You’ve heard it before:
- All religions are the same.
- Suffering is proof that God doesn’t exist.
- Christians are so narrow minded!
- Religion does more harm than good.
- A loving God would never send anyone to hell.
- Science has disproved Christianity.
- The Bible isn’t a reliable document.
You’ve run into these ideas in books or articles. They’ve issued from the mouths of friends or family members. You might even agree with some, or all, of them. Skepticism and atheism are oh, so trendy. Entire networks of blogs are devoted to dissing God and religion, usually with plenty of snide comments and a great degree of sarcasm. (I’ve often wondered why people get so snarky when it comes to criticizing other people’s beliefs.)
What do you do when confronted with these reasons for doubt and disbelief? How do you have a rational discussion? What points do you bring up? Are you “Always … prepared to give an answer to everyone who asks you to give the reason for the hope that you have … with gentleness and respect”? (1 Peter 3:15)
What I’d like to do when someone starts in on why they don’t believe, is to hand them this book I just read. It’s called The Reason for God: Belief in an Age of Skepticism, by Timothy Keller. Keller manages to address every one of these issues, and he does it in just the first half of the book! Even better, he does it with gentleness and respect. As the back cover states,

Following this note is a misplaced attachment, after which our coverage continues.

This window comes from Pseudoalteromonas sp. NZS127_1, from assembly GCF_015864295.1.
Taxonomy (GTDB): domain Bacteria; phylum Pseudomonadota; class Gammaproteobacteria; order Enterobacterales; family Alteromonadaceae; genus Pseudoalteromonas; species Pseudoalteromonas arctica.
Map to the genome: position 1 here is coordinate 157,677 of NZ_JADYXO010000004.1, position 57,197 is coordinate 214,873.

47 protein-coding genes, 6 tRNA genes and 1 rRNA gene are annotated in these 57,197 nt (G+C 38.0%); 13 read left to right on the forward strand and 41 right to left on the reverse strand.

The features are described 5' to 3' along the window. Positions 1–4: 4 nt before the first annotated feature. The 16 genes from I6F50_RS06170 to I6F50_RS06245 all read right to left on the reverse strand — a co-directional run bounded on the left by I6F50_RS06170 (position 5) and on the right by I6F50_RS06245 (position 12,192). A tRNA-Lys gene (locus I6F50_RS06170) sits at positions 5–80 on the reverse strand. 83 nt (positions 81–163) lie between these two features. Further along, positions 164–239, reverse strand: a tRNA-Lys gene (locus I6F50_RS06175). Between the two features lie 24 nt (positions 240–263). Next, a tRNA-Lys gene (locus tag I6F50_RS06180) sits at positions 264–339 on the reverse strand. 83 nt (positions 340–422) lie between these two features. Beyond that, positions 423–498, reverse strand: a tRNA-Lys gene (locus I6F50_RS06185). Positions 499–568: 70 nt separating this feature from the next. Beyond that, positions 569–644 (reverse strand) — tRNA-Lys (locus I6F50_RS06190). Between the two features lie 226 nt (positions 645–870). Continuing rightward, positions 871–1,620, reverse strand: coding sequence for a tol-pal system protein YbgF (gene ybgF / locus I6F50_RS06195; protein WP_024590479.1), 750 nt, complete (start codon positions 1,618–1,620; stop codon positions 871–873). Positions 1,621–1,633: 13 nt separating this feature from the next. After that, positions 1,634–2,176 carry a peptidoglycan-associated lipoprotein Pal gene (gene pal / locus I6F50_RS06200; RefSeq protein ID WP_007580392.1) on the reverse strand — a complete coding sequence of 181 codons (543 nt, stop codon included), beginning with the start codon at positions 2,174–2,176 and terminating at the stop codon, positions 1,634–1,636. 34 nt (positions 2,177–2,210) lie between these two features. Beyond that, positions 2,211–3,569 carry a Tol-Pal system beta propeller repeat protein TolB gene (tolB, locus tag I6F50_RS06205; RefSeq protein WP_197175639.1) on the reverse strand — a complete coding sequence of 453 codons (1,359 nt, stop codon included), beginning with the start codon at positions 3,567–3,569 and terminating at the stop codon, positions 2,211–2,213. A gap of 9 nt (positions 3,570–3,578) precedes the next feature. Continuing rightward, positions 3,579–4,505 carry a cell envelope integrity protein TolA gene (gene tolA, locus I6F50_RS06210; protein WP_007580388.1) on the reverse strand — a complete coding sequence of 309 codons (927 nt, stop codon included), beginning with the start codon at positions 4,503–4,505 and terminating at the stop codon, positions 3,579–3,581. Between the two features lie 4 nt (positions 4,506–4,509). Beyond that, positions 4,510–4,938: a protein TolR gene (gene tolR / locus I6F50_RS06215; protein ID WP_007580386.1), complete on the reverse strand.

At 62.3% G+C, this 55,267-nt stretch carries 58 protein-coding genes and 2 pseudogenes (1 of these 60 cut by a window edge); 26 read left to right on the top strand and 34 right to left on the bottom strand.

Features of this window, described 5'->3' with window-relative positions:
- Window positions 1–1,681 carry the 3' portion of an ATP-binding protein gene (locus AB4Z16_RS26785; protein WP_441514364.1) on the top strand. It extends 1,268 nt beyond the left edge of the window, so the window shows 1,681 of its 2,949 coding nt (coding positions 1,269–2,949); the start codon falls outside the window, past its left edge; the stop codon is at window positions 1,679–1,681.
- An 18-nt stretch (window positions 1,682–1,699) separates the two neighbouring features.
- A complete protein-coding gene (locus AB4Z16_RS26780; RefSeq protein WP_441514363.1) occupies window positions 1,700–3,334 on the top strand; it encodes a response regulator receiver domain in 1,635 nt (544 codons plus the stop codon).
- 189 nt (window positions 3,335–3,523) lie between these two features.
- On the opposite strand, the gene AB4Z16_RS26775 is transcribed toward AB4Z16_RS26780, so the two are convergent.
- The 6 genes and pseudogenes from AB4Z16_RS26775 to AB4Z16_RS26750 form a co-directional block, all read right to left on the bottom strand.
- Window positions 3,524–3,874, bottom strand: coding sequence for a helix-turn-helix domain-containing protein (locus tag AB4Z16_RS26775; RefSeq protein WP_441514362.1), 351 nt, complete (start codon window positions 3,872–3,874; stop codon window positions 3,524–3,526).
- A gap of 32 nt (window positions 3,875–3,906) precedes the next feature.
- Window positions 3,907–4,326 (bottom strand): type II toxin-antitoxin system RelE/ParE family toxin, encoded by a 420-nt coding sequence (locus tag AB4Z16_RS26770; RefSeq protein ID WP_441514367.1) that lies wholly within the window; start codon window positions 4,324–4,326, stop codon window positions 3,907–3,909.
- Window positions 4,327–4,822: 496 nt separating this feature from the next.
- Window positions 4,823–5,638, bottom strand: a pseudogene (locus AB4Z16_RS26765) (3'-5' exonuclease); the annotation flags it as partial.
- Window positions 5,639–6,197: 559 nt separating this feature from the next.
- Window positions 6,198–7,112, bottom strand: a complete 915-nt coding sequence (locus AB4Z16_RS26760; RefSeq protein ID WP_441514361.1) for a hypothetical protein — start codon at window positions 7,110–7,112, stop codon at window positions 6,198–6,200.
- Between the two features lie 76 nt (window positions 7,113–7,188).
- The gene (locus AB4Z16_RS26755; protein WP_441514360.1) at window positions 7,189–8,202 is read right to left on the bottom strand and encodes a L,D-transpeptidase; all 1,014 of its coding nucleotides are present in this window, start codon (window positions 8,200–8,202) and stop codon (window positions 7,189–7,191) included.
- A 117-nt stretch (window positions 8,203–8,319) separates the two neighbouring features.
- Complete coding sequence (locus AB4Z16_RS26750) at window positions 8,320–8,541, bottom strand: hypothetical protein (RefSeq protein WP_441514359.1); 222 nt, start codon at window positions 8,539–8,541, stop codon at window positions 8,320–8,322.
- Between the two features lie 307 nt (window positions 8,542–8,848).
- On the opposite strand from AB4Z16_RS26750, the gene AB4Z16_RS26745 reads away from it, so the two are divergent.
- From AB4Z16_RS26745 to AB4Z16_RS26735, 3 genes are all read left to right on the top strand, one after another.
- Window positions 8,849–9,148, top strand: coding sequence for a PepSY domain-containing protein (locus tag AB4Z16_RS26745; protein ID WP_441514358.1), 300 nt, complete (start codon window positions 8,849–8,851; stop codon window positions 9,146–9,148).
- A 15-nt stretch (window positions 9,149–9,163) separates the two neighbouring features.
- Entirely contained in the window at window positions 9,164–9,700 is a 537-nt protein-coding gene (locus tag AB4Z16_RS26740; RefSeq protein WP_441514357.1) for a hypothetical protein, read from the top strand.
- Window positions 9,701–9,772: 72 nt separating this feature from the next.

Using literature, philosophy, real life conversations, and potent reasoning, Keller explains how the belief in a Christian God is, in fact, and sound and rational one.
I’ve read many of the popular books on apologetics, starting back in the 1970s with Josh McDewell’s More Than a Carpenter and Know Why You Believe, by Paul E. Little. They all provide sound doctrine. But Keller seems to have a new way of explaining things that resonates with our contemporary culture. Perhaps that’s because he pastors a vibrant and growing church that he planted right in the middle of Manhattan.
New York City isn’t the easiest place to start a church. As the book’s introduction puts it, the city is “filled with young singles and ‘nontraditional’ households, … the sophisticated and hip, the wealthy and the poor.” I realized as I read, however, that this challenging population has the same questions as the rest of us. And Keller gives some of the best answers I’ve encountered.
Let me give you an example. In the chapter on “How Could a Good God Allow Suffering?” Keller makes the assertion that “Evil and suffering may be (if anything) evidence for God.” Seriously? I’ll let you read the book to see how he supports this idea (hint: he uses an argument first proposed by C.S. Lewis in Mere Christianity) but his explanation made a huge amount of sense to me.
Part Two of the book offers “The Reasons for Faith” and a carefully worded section on how to become a Christian. Again, he does an outstanding job of laying out orthodox beliefs in a kind, clear and compelling fashion.
I was also impressed by Keller’s use of material from a wide variety of sources. Everything is carefully footnoted and cited, with additional comments at the end of the book.
As I mentioned above, I’d love to give this book to all my unbelieving friends. However, in most cases it’s likely that it wouldn’t be well-received, and I can’t force them to read it. Instead, I’ve done the next best thing. I read the book myself. That way, I’ll know just what to say when these issues come up. I just hope I can remember enough to explain things half as well!